Emerging AI Tools

CES also indicated strides in AI development. One company making its mark on AI is SensiML Corporation, a leading developer of AI tools for building intelligent IoT endpoints.

The company claims that its SensiML Analytics Toolkit allows easy development of smart sensors with real-time anomaly detection through IoT endpoints. Anomaly detection is used for industrial equipment and regularly monitors variables like temperature, vibration, sound, motion, flow, and other time-series sensor data.


SensiML Analytics Studio

SensiML Analytics Studio. Screen capture used courtesy of SensiML

AI-based analysis then differentiates between normal and outlier behavior and flags it for immediate intervention. Chris Rogers, CEO of SensiML, believes that through implementing smart sensors with the Analytics Toolkit, companies can “efficiently monitor plant equipment, optimize processes, and lower operating costs to improve the bottom line.”

Another AI announcement at CES 2020 came from EPIC Semiconductors with their flagship Smart Dust microscopic AI sensor chip, dubbed the "AI chip with feelings." Smart Dust chips are battery-free and powered by a pre-quantum superposition processor that can sense physical forces, chemical reactions, human actions, and bioeffects.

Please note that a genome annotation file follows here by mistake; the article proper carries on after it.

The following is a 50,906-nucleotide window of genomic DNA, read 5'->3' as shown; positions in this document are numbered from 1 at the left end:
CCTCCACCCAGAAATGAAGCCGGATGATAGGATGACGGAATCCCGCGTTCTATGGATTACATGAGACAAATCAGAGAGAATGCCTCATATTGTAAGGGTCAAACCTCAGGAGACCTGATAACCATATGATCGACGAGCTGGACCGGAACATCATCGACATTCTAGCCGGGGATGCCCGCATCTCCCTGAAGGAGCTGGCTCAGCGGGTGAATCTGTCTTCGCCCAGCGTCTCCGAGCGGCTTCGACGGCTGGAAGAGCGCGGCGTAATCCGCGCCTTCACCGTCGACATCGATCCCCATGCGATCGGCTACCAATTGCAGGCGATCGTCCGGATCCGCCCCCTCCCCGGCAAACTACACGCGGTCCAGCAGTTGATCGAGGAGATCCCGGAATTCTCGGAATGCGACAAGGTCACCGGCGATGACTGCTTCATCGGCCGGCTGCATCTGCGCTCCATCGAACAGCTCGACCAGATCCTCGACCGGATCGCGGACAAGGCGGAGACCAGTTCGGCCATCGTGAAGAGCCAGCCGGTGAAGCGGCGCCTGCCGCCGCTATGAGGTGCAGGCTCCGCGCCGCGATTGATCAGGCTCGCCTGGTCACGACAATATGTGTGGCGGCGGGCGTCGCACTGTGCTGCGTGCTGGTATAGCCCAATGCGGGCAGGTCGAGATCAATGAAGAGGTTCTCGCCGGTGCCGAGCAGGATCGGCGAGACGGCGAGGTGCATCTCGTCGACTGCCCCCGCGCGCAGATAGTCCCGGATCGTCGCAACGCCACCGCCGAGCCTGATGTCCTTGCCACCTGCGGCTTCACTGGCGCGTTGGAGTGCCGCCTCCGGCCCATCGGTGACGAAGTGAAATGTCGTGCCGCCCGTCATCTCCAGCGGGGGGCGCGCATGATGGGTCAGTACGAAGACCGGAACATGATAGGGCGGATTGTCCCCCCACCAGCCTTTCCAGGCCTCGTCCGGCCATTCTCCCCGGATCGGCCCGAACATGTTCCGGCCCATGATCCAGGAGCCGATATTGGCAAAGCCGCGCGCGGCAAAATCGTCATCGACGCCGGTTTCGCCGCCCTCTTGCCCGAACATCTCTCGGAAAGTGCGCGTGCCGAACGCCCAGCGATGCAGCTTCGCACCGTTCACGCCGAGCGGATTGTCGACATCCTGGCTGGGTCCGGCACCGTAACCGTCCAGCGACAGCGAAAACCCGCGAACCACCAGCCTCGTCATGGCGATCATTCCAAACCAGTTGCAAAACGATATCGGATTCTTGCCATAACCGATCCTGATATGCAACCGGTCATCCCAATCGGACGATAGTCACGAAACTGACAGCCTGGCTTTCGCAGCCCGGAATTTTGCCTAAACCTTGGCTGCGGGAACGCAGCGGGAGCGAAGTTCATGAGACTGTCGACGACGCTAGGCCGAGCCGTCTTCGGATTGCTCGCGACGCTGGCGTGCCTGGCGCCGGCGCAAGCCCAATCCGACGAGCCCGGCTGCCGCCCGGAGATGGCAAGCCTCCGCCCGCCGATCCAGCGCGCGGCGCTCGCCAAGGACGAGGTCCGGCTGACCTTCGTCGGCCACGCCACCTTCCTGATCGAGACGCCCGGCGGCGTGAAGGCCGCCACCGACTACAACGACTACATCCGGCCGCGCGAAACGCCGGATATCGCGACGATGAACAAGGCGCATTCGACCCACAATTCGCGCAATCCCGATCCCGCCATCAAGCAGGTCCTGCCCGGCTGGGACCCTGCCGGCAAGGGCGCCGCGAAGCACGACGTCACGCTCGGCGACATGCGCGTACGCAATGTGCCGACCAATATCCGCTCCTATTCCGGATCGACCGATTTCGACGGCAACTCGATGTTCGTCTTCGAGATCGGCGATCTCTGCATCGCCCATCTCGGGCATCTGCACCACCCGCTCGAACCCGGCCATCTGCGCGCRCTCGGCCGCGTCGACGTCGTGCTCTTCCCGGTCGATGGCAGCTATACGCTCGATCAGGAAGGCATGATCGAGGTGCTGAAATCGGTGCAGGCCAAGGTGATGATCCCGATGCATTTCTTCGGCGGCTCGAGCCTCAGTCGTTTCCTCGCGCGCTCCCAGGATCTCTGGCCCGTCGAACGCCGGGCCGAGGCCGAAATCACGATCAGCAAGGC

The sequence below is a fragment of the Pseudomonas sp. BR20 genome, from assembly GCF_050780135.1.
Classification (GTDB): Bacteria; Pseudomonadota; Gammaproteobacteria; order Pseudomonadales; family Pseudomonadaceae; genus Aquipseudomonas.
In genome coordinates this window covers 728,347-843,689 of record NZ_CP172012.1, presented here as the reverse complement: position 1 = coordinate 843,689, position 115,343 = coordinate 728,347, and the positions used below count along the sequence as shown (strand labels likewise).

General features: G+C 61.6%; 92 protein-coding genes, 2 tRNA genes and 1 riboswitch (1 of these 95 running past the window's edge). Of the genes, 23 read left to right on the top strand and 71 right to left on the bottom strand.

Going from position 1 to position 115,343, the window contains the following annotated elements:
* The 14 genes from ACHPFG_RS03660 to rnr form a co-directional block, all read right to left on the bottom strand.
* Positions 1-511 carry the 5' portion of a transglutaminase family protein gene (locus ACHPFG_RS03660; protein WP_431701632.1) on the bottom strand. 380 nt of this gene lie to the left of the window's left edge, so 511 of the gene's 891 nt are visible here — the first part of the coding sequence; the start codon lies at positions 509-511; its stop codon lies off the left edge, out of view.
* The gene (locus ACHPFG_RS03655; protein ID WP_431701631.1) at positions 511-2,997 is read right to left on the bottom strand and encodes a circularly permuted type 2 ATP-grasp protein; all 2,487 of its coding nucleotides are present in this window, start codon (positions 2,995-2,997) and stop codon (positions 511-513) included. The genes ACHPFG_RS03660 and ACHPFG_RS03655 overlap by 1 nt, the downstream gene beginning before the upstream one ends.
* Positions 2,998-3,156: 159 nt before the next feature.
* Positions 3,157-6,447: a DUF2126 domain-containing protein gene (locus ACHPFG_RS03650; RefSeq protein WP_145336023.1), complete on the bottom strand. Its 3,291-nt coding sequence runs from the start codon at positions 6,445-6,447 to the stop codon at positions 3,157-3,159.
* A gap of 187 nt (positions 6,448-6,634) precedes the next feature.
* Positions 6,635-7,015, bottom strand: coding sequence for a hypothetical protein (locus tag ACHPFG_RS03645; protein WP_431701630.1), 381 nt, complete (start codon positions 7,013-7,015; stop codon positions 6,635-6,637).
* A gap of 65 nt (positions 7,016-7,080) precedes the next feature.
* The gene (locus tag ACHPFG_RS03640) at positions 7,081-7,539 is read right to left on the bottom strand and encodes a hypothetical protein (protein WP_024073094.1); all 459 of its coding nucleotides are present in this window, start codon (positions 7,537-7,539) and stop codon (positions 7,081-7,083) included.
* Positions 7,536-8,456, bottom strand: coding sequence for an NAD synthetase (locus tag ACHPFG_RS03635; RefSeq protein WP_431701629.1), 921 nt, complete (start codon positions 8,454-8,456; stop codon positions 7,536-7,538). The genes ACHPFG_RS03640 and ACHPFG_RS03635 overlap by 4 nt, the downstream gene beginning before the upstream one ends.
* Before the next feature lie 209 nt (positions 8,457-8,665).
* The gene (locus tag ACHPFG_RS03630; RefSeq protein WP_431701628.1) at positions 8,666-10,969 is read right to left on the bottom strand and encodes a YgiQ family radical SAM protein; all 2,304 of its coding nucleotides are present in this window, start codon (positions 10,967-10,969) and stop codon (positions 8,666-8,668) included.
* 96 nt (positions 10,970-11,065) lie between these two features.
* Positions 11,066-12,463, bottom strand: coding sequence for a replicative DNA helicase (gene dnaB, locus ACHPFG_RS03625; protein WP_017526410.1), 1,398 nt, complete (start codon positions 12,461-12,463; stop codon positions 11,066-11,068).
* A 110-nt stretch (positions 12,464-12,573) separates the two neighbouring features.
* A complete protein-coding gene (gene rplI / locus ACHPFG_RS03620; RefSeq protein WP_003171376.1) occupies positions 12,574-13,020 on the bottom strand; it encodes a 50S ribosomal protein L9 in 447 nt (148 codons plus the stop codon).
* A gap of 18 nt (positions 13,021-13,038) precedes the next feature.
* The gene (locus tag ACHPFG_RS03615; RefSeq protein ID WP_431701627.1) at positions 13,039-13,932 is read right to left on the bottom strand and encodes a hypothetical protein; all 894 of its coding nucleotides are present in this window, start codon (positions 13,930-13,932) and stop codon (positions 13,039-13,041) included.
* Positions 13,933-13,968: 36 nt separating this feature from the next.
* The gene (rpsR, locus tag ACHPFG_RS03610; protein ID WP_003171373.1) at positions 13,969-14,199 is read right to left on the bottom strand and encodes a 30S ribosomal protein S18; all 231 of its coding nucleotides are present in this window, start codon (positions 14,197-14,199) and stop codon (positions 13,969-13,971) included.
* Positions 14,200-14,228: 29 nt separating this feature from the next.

Smart Dust

Smart Dust from EPIC Semiconductors is a microscopic AI sensor chip can detect many different forces and can be implemented in various industries Image used courtesy of EPIC Semiconductors 


The practical uses of Smart Dust include 3D gesture sensing for smart devices and appliances, securing blockchain supply chains, retail shopping, and smart sensing in industrial processes, amongst others.

Smart Dust is said to be a low-cost, maintenance solution that may impact the way engineers approach their future designs by providing data and measurements of systems to better monitor them. Still, it may be a while before we see practical implementations of Smart Dust. 


What's Next?

While many new technologies and innovations were presented at CES 2020, it may be years before we fully experience them as consumers. However, engineers will be given the responsibility and challenge to actualize these new technologies much sooner.